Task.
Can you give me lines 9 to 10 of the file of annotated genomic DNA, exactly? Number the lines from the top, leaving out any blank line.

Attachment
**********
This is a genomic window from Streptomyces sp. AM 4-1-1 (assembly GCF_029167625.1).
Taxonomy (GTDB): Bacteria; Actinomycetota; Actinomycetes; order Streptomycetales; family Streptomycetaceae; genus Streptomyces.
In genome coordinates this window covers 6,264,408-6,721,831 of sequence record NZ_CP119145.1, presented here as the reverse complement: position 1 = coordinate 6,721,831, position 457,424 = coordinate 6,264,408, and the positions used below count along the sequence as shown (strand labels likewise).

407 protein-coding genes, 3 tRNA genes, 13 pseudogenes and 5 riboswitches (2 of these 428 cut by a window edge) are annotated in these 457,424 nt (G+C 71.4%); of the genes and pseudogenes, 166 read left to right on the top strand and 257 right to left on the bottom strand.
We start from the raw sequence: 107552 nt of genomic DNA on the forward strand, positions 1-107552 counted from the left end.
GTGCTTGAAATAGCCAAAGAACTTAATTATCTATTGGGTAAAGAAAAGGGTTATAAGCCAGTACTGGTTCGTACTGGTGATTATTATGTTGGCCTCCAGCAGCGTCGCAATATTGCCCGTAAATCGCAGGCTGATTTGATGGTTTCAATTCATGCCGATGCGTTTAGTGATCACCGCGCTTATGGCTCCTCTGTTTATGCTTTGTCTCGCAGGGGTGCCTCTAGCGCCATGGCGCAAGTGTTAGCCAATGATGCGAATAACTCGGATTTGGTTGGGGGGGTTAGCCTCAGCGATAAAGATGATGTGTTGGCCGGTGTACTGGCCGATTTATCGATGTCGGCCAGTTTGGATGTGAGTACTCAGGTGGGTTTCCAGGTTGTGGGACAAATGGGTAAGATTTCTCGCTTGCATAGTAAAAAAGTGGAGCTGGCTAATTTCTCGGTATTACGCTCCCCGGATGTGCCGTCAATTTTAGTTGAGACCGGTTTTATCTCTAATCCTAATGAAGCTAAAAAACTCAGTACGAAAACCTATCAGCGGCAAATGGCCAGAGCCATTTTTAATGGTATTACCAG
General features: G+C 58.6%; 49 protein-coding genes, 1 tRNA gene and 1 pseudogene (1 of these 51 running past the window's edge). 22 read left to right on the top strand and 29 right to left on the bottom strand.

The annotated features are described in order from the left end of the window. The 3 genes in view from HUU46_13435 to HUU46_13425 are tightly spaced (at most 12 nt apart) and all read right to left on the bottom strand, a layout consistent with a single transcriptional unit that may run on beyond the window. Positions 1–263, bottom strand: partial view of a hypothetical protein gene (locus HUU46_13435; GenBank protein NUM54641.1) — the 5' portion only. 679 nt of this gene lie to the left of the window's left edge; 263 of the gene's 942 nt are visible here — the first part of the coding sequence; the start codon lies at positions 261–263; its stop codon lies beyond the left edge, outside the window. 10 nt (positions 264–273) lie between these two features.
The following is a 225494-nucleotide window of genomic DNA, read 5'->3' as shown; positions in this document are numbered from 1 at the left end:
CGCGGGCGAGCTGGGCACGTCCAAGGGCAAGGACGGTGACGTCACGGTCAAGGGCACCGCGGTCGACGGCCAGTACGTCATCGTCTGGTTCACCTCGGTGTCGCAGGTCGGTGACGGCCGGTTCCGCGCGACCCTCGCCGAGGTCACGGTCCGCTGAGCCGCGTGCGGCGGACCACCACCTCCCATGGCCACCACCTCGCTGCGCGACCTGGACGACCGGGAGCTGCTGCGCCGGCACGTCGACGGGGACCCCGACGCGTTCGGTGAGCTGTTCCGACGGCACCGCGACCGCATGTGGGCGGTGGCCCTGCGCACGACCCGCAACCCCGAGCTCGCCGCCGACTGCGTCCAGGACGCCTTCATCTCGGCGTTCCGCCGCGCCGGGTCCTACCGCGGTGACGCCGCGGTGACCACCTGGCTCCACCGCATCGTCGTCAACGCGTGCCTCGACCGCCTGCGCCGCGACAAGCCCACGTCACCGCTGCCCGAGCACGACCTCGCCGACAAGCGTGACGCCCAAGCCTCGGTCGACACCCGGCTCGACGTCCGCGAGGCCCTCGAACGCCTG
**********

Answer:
The following is a 225494-nucleotide window of genomic DNA, read 5'->3' as shown; positions in this document are numbered from 1 at the left end:
CGCGGGCGAGCTGGGCACGTCCAAGGGCAAGGACGGTGACGTCACGGTCAAGGGCACCGCGGTCGACGGCCAGTACGTCATCGTCTGGTTCACCTCGGTGTCGCAGGTCGGTGACGGCCGGTTCCGCGCGACCCTCGCCGAGGTCACGGTCCGCTGAGCCGCGTGCGGCGGACCACCACCTCCCATGGCCACCACCTCGCTGCGCGACCTGGACGACCGGGAGCTGCTGCGCCGGCACGTCGACGGGGACCCCGACGCGTTCGGTGAGCTGTTCCGACGGCACCGCGACCGCATGTGGGCGGTGGCCCTGCGCACGACCCGCAACCCCGAGCTCGCCGCCGACTGCGTCCAGGACGCCTTCATCTCGGCGTTCCGCCGCGCCGGGTCCTACCGCGGTGACGCCGCGGTGACCACCTGGCTCCACCGCATCGTCGTCAACGCGTGCCTCGACCGCCTGCGCCGCGACAAGCCCACGTCACCGCTGCCCGAGCACGACCTCGCCGACAAGCGTGACGCCCAAGCCTCGGTCGACACCCGGCTCGACGTCCGCGAGGCCCTCGAACGCCTG